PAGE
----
If you buy PVC jacketed wire spend a little extra and get the "irradiated" stuff. The jacket won't shrink back from the joint near as badly as the plain stuff. Still much cheaper than fancy alternatives like Teflon and silicone.

            If you have a pair of pliers with serrated jaws on your bench you can pull component leads between the lightly clamped serrations to expose a shiny surface. Also good for straightening bent up leads.

            OOoohh! One of my favorites. Other's may not think this is a good idea, but I bend my iron tips. Just a gentle, rounded bend of about 50* or 60* makes it SOOOO much easier to get into tight places sometimes.

            And I set my iron at 715*F. It's possible that it's temp gauge is off a bit because 700* wasn't quite getting it done. It's not an expensive iron.
            "Take two placebos, works twice as well." Enzo

            "Now get off my lawn with your silicooties and boom-chucka speakers and computers masquerading as amplifiers" Justin Thomas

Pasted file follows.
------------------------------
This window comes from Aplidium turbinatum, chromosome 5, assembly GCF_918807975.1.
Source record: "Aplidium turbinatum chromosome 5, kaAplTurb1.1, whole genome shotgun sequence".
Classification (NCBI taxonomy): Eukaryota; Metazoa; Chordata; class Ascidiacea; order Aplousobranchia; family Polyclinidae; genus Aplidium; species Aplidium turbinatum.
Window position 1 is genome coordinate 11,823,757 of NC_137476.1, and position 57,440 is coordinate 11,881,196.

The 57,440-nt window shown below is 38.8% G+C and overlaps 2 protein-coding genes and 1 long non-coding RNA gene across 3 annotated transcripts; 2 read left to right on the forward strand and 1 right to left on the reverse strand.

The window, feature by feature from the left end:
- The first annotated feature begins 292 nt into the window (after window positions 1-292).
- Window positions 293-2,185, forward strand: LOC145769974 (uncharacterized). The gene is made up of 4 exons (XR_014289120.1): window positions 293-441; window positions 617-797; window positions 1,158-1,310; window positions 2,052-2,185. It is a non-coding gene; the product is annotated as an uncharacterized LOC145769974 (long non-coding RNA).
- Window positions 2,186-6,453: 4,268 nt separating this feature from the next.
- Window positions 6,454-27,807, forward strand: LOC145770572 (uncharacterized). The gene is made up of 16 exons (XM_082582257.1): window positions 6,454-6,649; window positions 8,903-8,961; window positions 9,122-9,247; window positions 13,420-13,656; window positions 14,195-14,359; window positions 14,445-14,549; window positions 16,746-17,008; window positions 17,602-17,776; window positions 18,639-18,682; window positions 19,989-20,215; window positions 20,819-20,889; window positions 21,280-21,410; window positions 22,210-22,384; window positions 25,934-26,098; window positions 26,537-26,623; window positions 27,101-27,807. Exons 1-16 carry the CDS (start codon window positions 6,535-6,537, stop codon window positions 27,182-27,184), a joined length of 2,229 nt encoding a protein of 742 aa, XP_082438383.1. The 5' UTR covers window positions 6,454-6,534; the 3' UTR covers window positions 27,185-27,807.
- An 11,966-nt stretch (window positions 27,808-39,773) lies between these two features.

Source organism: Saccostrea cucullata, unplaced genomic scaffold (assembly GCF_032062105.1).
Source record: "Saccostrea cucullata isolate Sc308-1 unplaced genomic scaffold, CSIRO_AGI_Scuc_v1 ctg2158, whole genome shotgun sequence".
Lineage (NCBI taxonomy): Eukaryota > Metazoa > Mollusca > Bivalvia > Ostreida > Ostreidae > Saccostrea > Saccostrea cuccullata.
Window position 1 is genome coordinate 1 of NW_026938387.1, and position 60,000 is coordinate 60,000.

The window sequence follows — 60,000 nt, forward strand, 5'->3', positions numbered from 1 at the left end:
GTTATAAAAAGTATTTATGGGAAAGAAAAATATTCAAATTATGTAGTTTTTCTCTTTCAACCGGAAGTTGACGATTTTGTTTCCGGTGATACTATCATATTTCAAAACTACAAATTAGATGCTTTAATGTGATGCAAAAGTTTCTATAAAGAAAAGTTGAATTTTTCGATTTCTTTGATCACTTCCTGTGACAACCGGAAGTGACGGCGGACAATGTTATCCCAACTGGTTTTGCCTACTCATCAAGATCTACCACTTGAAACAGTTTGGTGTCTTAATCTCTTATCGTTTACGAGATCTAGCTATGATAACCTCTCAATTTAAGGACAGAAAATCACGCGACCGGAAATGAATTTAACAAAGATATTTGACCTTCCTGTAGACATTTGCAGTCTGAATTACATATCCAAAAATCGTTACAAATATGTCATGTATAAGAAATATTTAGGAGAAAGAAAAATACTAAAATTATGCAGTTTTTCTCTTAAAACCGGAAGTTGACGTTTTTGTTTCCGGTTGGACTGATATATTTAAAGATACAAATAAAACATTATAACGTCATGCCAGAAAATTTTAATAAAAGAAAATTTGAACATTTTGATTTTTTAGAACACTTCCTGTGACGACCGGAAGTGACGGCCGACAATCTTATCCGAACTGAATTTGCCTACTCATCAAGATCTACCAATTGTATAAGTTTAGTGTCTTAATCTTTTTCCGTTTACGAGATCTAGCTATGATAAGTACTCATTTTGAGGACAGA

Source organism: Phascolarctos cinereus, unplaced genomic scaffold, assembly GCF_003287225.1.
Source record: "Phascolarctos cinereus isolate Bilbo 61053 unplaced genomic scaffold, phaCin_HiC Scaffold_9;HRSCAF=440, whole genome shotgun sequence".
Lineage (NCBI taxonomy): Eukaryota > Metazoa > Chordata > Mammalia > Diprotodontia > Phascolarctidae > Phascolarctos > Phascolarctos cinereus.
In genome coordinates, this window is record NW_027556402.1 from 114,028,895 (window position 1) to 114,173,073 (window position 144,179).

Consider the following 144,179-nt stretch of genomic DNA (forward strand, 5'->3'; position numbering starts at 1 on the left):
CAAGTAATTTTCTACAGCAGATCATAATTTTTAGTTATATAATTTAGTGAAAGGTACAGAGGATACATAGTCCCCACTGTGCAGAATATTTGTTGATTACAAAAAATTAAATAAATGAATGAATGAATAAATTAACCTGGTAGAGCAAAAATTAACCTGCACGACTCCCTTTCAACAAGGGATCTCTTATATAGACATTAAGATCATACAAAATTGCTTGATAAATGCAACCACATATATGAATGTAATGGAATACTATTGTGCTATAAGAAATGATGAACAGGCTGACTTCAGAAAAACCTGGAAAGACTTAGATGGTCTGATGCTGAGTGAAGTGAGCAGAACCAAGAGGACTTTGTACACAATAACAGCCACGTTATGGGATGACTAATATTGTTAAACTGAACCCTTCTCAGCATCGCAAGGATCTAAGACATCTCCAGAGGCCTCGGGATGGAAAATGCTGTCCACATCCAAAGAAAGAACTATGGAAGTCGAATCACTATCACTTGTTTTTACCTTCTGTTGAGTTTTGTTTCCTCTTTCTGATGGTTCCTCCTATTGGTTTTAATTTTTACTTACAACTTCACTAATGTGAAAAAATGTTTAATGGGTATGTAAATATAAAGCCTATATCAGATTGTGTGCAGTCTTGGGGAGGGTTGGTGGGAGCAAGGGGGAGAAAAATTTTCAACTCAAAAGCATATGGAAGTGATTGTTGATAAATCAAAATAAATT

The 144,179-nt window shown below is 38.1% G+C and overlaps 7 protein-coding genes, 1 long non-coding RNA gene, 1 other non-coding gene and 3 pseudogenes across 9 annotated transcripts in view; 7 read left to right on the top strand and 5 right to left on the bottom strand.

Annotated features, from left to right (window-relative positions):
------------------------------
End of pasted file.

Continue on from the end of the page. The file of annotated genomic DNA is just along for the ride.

"Being born on third base and thinking that you must have hit a triple is pure delusion!" Steve A

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            • #66
              Yes, rules are made to be broken. For example I might melt a little fresh solder into a joint first to "wet" it. Then I can solder properly and the wet joint will take solder more easily.
              Education is what you're left with after you have forgotten what you have learned.

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              • #67
                That "irradiated" pvc insulation I think is sold as "Tefzel." Tube Depot has it in stranded, anyway. Lots of colirs. Good stuff!

                Justin
                "Wow it's red! That doesn't look like the standard Marshall red. It's more like hooker lipstick/clown nose/poodle pecker red." - Chuck H. -
                "Of course that means playing **LOUD** , best but useless solution to modern sissy snowflake players." - J.M. Fahey -
                "All I ever managed to do with that amp was... kill small rodents within a 50 yard radius of my practice building." - Tone Meister -

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                • #68